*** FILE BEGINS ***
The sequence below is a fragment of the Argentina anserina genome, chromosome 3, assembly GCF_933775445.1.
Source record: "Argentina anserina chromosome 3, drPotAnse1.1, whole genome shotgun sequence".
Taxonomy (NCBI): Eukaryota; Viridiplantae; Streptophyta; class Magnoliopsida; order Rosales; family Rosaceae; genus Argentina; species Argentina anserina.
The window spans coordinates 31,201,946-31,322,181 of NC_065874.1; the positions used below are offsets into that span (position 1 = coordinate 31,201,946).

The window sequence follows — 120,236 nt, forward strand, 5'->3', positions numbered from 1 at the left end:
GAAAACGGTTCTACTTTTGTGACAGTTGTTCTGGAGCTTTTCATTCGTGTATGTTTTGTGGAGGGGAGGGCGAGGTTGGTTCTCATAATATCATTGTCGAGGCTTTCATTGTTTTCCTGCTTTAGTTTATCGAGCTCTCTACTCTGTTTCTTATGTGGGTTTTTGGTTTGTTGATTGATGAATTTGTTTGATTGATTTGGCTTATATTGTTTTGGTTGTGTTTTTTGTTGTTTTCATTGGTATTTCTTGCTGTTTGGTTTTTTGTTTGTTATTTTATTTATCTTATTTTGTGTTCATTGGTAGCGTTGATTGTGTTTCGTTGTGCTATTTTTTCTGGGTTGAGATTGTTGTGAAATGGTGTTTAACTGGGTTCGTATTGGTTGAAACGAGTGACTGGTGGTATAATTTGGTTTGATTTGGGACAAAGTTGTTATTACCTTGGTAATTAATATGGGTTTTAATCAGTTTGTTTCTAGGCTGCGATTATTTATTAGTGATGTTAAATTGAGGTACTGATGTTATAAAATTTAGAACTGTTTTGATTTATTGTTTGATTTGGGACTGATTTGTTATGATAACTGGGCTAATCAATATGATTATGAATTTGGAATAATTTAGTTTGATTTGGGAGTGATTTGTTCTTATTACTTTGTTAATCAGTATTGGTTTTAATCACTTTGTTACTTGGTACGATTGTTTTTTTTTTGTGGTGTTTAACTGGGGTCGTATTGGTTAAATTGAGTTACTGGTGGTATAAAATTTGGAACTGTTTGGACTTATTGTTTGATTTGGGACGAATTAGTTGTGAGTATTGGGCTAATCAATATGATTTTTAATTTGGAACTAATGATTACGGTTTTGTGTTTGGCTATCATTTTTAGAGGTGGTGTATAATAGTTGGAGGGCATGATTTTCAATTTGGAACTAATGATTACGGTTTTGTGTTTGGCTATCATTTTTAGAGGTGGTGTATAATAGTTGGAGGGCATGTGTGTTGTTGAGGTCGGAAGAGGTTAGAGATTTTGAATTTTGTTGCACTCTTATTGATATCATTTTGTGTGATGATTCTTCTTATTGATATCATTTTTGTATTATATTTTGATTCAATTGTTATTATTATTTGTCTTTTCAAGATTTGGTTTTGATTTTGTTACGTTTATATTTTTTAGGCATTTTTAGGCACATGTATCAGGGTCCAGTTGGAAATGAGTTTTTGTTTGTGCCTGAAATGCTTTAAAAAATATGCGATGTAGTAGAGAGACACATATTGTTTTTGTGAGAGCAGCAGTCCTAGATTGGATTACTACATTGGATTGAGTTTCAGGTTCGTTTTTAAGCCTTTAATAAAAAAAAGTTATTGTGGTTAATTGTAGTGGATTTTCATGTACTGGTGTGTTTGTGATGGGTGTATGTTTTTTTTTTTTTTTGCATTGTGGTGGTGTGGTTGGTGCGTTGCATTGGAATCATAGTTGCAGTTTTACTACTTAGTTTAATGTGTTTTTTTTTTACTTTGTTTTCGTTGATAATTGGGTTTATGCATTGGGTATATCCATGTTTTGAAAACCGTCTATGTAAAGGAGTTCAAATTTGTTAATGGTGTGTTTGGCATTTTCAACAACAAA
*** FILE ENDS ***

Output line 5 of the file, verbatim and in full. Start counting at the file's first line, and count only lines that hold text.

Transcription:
The window sequence follows — 120,236 nt, forward strand, 5'->3', positions numbered from 1 at the left end: